Rub (?), v. t. [imp. & p. p. Rubbed (?); p. pr. & vb. n. Rubbing.] [Probably of Celtic origin; cf. W. rhwbiaw, gael. rub.]

1.

To subject (a body) to the action of something moving over its surface with pressure and friction, especially to the action of something moving back and forth; as, to rub the flesh with the hand; to rub wood with sandpaper.

It shall be expedient, after that body is cleaned, to rub the body with a coarse linen cloth.
Sir T. Elyot.

2.

To move over the surface of (a body) with pressure and friction; to graze; to chafe; as, the boat rubs the ground.

3.

To cause (a body) to move with pressure and friction along a surface; as, to rub the hand over the body.

Two bones rubbed hard against one another.
Arbuthnot.

4.

To spread a substance thinly over; to smear.

The smoothed plank, . . .
New rubbed with balm.
Milton.

5.

To scour; to burnish; to polish; to brighten; to cleanse; -- often with up or over; as, to rub up silver.

The whole business of our redemption is to rub over the defaced copy of the creation.
South.

6.

To hinder; to cross; to thwart. [R.]

'T is the duke's pleasure,
Whose disposition, all the world well knows,
Will not be rubbed nor stopped.
Shak.

To rub down.
(a) To clean by rubbing; to comb or curry; as, to down a horse.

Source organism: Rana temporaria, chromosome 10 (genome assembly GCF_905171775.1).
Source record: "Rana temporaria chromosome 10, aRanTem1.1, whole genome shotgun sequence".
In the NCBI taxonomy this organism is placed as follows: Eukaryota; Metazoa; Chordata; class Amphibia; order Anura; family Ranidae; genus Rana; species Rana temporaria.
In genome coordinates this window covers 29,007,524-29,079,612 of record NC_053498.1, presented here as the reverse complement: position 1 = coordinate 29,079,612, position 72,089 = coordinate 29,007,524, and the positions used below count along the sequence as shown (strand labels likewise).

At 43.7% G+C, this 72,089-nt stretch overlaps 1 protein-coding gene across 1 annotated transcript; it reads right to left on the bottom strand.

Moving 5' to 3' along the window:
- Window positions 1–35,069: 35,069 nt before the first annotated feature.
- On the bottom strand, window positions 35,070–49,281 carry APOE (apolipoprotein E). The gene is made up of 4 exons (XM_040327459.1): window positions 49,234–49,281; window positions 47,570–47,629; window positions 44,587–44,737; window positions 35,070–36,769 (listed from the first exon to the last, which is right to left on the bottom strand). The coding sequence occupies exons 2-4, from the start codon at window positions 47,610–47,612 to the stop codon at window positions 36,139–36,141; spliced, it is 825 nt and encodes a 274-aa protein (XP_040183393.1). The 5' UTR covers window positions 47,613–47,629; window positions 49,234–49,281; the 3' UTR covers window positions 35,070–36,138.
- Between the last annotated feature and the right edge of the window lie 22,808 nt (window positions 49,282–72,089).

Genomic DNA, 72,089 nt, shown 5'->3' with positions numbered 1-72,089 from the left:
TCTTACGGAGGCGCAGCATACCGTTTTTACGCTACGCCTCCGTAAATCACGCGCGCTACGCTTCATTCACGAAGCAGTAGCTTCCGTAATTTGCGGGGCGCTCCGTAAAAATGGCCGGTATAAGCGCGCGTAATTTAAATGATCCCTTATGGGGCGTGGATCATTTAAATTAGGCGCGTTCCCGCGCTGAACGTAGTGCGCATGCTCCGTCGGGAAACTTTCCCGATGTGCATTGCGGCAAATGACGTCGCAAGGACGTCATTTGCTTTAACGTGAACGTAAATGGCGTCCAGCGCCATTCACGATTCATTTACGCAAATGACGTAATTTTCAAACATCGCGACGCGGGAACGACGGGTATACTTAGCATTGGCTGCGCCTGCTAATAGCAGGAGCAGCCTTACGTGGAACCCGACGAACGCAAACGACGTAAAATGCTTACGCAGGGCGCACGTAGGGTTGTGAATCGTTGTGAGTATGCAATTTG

(b) To reduce or remove by rubbing; as, to rub down the rough points. --
To rub off, to clean anything by rubbing; to separate by friction; as, to rub off rust. --
To rub out, to remove or separate by friction; to erase; to obliterate; as, to rub out a mark or letter; to rub out a stain. --
To rub up.
(a) To burnish; to polish; to clean.
(b) To excite; to awaken; to rouse to action; as, to rub up the memory.

 

© Webster 1913


Rub, v. i.

1.

To move along the surface of a body with pressure; to grate; as, a wheel rubs against the gatepost.

2.

To fret; to chafe; as, to rub upon a sore.

3.

To move or pass with difficulty; as, to rub through woods, as huntsmen; to rub through the world.

To rub along or on, to go on with difficulty; as, they manage, with strict economy, to rub along. [Colloq.]

 

© Webster 1913


Rub, n. [Cf. W. rhwb. See Rub, v,t,]

1.

The act of rubbing; friction.

2.

That which rubs; that which tends to hinder or obstruct motion or progress; hindrance; obstruction, an impediment; especially, a difficulty or obstruction hard to overcome; a pinch.

Every rub is smoothed on our way.
Shak.

To sleep, perchance to dream; ay, there's the rub.
Shak.

Upon this rub, the English ambassadors thought fit to demur.
Hayward.

One knows not, certainly, what other rubs might have been ordained for us by a wise Providence.
W. Besant.

3.

Inequality of surface, as of the ground in the game of bowls; unevenness. Shak.

4.

Something grating to the feelings; sarcasm; joke; as, a hard rub.

5.

Imperfection; failing; fault. [Obs.] Beau. & Fl.

6.

A chance. [Obs.]

Flight shall leave no Greek a rub.
Chapman.

7.

A stone, commonly flat, used to sharpen cutting tools; a whetstone; -- called also rubstone.

Rub iron, an iron guard on a wagon body, against which a wheel rubs when cramped too much.

 

© Webster 1913


Rub, n. --
Rub of the green (Golf), anything happening to a ball in motion, such as its being deflected or stopped by any agency outside the match, or by the fore caddie.

 

© Webster 1913

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